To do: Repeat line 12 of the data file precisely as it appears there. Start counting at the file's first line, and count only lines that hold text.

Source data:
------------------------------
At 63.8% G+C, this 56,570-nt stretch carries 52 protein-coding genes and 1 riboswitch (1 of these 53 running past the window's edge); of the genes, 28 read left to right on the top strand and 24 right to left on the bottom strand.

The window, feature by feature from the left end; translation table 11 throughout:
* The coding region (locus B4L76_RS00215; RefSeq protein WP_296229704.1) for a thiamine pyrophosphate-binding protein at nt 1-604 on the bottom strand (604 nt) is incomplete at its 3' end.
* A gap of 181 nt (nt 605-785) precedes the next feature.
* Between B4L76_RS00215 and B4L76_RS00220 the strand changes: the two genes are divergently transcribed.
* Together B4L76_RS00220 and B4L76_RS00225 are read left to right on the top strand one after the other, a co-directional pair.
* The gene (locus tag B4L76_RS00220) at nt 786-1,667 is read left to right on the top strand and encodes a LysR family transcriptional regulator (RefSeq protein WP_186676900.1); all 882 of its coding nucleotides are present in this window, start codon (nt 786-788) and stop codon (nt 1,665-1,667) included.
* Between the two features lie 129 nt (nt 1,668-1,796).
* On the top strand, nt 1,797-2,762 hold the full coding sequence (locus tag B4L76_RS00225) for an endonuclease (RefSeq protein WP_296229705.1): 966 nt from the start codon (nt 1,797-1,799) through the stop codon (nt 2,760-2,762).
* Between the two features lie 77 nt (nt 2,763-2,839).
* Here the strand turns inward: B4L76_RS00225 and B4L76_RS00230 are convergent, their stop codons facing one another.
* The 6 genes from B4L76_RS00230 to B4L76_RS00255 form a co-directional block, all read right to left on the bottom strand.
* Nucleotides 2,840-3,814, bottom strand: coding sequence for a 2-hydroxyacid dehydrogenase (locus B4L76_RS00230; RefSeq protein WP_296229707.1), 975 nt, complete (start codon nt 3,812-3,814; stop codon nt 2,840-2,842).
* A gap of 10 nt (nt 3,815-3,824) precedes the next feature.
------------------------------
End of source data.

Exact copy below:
* The 6 genes from B4L76_RS00230 to B4L76_RS00255 form a co-directional block, all read right to left on the bottom strand.